Winfield’s ‘Zen and Material Culture’ delves into the tangible side of Buddhist practice

Pamela D. Winfield, associate professor of religious studies, co-edited the recently published work with Steven Heine, professor of religious studies and history and director of the Asian Studies Program at Florida International University.

A new book co-edited by Elon’s Pamela Winfield seeks to challenge the perception that the practice of Zen Buddhism is confined strictly to the mind. Specifically, the volume explores how objects in the physical world play a central role in awakening. In “Zen and Material Culture,” Winfield and co-editor Steven Heine highlight the ways in which art and objects have factored into the practice of this school of Buddhism that has traditionally been known as more spiritual than physical.

“That is part of the rhetoric,” said Winfield, an associate professor of religious studies. “But that’s just rhetoric. The reality is that there is a lot of ‘stuff’ involved in the practice of Zen. You have things that are used as teaching implements, as meditative tools.”

The book is the result of an extended discussion between Winfield and Heine on the role of the material world in the history and practice of Zen Buddhism. That discussion stretches back to 2004, when both co-chaired a program unit of the American Academy of Religion. Their goal was to encourage the interdisciplinary study of material culture and Japanese Zen, Winfield said.

“It’s been a lifelong intent and mission to bring art historians and religious studies scholars into the same room to talk across these two disciplines,” Winfield said. “For Zen Buddhism, we still had to encourage our colleagues to think in material terms. They are much more at home textually.” This collection follows Winfield’s earlier book, “Icons and Iconoclasm in Japanese Buddhism: Kukai and Dōgen on the Art of Enlightenment,” published by Oxford University Press in 2015.

“Zen and Material Culture” features nine chapters with Winfield and Heine offering the introduction and each individually penning a chapter. In the introduction, they write that “Zen implements, accessories, and other material objects, as well as Zen images, icons, artworks and artifacts, are all literally instrumental to the disciplinary practices of Zen monasticism. … Objects such as robes and rags, staffs and prayer beads, tea bowls and monastic buildings, temple collections and retail commodities all contribute to our construction notions of Zen religious life.”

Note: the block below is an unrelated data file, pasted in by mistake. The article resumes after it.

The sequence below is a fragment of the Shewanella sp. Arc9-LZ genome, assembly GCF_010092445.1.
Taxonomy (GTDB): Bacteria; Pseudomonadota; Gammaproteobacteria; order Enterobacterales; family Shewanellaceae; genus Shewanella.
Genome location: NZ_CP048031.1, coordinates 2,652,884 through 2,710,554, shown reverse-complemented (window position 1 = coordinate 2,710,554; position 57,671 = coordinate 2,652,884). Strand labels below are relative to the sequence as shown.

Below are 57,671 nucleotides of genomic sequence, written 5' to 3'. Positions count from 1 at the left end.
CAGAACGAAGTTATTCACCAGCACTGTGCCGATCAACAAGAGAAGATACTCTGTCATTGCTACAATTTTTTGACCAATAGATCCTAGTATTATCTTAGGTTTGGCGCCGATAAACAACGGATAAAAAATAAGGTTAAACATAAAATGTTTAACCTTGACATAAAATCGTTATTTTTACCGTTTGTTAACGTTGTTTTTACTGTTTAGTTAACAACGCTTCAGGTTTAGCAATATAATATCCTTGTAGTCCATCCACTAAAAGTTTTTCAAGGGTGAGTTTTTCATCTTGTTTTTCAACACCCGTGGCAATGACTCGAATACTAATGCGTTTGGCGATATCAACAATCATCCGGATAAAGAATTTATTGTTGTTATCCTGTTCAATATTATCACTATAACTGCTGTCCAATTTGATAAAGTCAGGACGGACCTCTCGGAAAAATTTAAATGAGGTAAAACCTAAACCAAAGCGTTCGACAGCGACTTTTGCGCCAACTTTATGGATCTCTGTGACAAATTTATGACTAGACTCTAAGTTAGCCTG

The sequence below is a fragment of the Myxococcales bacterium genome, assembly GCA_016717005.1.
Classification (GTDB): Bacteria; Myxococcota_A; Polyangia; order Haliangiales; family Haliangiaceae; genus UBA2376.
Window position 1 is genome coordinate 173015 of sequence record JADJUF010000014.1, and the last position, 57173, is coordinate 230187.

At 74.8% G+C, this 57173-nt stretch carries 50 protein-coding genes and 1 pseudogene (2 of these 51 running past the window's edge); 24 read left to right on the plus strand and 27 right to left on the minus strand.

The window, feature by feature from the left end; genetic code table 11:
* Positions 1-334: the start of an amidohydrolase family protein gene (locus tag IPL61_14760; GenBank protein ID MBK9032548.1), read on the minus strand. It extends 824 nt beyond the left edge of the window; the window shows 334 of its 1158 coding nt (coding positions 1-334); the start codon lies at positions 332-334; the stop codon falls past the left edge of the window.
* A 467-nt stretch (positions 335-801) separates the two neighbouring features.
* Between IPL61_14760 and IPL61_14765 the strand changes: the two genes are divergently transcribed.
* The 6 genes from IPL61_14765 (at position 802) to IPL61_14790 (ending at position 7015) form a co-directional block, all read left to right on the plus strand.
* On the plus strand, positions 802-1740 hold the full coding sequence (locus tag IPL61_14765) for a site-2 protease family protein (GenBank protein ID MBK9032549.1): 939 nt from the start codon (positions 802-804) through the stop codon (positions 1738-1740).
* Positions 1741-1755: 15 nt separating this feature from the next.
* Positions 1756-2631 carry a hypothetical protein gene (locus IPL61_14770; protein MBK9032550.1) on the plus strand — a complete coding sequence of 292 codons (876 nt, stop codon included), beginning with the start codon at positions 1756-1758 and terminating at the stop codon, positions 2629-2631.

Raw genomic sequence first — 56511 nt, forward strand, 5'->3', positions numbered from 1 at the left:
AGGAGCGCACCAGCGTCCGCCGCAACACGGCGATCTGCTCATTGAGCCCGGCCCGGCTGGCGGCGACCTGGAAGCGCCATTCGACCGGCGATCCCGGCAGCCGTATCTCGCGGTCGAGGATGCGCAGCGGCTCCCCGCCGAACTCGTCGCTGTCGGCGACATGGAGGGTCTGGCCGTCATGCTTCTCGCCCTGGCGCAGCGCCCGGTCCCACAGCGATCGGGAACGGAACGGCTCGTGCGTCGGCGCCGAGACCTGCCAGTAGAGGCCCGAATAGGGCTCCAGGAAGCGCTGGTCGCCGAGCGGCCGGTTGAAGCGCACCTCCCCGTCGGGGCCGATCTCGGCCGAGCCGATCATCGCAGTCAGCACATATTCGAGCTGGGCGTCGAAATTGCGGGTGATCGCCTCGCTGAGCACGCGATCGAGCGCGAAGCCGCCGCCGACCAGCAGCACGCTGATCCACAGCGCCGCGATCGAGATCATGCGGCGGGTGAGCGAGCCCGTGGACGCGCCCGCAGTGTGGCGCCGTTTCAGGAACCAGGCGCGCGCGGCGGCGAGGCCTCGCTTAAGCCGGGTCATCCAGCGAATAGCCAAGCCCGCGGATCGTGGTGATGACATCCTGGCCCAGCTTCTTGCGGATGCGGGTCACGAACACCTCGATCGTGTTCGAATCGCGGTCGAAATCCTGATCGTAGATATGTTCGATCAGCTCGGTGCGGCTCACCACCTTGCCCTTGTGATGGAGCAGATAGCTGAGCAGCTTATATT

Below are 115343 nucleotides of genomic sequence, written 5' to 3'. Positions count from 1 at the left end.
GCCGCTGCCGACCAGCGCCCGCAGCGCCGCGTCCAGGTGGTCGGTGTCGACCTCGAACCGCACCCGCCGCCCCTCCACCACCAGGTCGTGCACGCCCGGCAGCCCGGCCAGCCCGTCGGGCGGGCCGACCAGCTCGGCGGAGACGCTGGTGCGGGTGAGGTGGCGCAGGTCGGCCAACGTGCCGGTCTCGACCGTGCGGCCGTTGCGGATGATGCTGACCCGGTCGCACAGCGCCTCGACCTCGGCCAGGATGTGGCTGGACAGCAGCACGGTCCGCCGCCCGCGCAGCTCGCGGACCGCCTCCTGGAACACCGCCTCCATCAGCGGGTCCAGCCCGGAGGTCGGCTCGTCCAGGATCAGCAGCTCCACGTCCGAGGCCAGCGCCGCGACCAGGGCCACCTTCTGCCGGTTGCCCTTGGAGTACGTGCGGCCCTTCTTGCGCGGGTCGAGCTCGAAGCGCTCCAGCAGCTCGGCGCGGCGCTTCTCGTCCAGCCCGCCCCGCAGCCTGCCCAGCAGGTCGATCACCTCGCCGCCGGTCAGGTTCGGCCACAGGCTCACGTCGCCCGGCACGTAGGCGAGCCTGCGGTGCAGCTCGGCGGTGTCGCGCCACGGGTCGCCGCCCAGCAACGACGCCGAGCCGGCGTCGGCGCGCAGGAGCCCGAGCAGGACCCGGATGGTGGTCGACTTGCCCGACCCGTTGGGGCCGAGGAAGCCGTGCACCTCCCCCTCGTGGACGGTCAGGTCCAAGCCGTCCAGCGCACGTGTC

In Winfield’s chapter, “Materializing the Zen Monastery,” she focused on the 13 century writings of Dōgen Zenji about his first monastery, Kōshōji, outside of Kyoto.

Winfield said that Dōgen’s writings addressed his lay and monastic followers as a fundraising appeal while he worked to build the new monastery. “He invokes and manipulates current Chinese material theory of the five phases of matter — earth, water, fire, wood and metal — that explain how the whole world works,” Winfield said. “He uses the physics of the day to explain all the things he needs and how the monastery is going to be built up.”

Work on the book began with the assemblage of scholars who individually were looking into how the material world factors into the history and practice of Zen Buddhism. Other chapters delve into the use of the “Zen staff” as an instructional tool, the use of prayer beads in the practice of Zen and “The Zen of Rags,” which explores the various cleaning cloths, rags, robes and wraps used daily by Zen practitioners.

Winfield said early response to the book, which was published in July by Oxford University Press, has been positive, and has generated interest from scholars. Winfield and Heine will be featured in an upcoming edition of Sacred Matters, a web magazine of scholarship on religious trends, and have been invited to deliver a joint lecture and book signing hosted by The Japan Society in New York in October.

Looking ahead, Winfield is working on a book tentatively titled “Zen and the Body: Material and Rhetorical Anatomies at The Temple of Eternal Peace” in which she plans to advance a theory of “Zen bodyfulness” that puts the physical body back into the discourse around Zen mindfulness.